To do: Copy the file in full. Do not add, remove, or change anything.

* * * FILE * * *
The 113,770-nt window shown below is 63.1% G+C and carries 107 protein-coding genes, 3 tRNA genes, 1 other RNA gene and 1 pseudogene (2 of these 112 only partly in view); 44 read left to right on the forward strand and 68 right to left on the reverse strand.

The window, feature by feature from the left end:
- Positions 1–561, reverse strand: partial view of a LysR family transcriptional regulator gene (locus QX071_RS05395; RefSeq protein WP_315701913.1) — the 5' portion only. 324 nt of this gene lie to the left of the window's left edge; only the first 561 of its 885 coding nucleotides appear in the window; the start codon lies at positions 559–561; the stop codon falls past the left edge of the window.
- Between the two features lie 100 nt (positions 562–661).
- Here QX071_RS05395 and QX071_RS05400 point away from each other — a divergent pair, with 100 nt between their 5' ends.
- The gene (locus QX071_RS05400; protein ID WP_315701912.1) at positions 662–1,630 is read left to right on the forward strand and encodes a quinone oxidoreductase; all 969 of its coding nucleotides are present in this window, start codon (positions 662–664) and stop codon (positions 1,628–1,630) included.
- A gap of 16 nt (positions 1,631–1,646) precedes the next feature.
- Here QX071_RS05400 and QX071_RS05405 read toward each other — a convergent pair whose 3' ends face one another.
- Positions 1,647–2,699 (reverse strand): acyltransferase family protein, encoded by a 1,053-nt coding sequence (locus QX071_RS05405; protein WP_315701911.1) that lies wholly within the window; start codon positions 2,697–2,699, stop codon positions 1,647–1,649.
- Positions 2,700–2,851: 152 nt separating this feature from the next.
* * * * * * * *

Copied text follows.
The 113,770-nt window shown below is 63.1% G+C and carries 107 protein-coding genes, 3 tRNA genes, 1 other RNA gene and 1 pseudogene (2 of these 112 only partly in view); 44 read left to right on the forward strand and 68 right to left on the reverse strand.

The window, feature by feature from the left end:
- Positions 1–561, reverse strand: partial view of a LysR family transcriptional regulator gene (locus QX071_RS05395; RefSeq protein WP_315701913.1) — the 5' portion only. 324 nt of this gene lie to the left of the window's left edge; only the first 561 of its 885 coding nucleotides appear in the window; the start codon lies at positions 559–561; the stop codon falls past the left edge of the window.
- Between the two features lie 100 nt (positions 562–661).
- Here QX071_RS05395 and QX071_RS05400 point away from each other — a divergent pair, with 100 nt between their 5' ends.
- The gene (locus QX071_RS05400; protein ID WP_315701912.1) at positions 662–1,630 is read left to right on the forward strand and encodes a quinone oxidoreductase; all 969 of its coding nucleotides are present in this window, start codon (positions 662–664) and stop codon (positions 1,628–1,630) included.
- A gap of 16 nt (positions 1,631–1,646) precedes the next feature.
- Here QX071_RS05400 and QX071_RS05405 read toward each other — a convergent pair whose 3' ends face one another.
- Positions 1,647–2,699 (reverse strand): acyltransferase family protein, encoded by a 1,053-nt coding sequence (locus QX071_RS05405; protein WP_315701911.1) that lies wholly within the window; start codon positions 2,697–2,699, stop codon positions 1,647–1,649.
- Positions 2,700–2,851: 152 nt separating this feature from the next.